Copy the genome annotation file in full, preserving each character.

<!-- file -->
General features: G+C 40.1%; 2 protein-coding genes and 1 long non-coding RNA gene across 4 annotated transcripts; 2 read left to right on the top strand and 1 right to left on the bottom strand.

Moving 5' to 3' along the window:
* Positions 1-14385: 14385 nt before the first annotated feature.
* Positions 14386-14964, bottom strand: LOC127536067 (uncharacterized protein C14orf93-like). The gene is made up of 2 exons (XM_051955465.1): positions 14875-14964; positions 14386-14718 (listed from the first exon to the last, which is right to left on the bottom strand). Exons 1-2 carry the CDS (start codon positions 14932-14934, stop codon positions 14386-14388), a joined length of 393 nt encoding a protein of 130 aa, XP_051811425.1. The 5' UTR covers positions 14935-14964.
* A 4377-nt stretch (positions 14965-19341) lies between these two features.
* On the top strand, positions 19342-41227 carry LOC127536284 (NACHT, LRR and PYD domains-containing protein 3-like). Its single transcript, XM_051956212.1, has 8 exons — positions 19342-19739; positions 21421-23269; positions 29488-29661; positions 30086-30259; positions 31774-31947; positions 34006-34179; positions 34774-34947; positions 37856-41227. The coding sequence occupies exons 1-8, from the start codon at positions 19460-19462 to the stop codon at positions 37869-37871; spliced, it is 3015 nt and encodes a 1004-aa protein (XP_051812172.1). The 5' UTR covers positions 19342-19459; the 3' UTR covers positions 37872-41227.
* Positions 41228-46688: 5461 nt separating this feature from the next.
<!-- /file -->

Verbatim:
General features: G+C 40.1%; 2 protein-coding genes and 1 long non-coding RNA gene across 4 annotated transcripts; 2 read left to right on the top strand and 1 right to left on the bottom strand.

Moving 5' to 3' along the window:
* Positions 1-14385: 14385 nt before the first annotated feature.
* Positions 14386-14964, bottom strand: LOC127536067 (uncharacterized protein C14orf93-like). The gene is made up of 2 exons (XM_051955465.1): positions 14875-14964; positions 14386-14718 (listed from the first exon to the last, which is right to left on the bottom strand). Exons 1-2 carry the CDS (start codon positions 14932-14934, stop codon positions 14386-14388), a joined length of 393 nt encoding a protein of 130 aa, XP_051811425.1. The 5' UTR covers positions 14935-14964.
* A 4377-nt stretch (positions 14965-19341) lies between these two features.
* On the top strand, positions 19342-41227 carry LOC127536284 (NACHT, LRR and PYD domains-containing protein 3-like). Its single transcript, XM_051956212.1, has 8 exons — positions 19342-19739; positions 21421-23269; positions 29488-29661; positions 30086-30259; positions 31774-31947; positions 34006-34179; positions 34774-34947; positions 37856-41227. The coding sequence occupies exons 1-8, from the start codon at positions 19460-19462 to the stop codon at positions 37869-37871; spliced, it is 3015 nt and encodes a 1004-aa protein (XP_051812172.1). The 5' UTR covers positions 19342-19459; the 3' UTR covers positions 37872-41227.
* Positions 41228-46688: 5461 nt separating this feature from the next.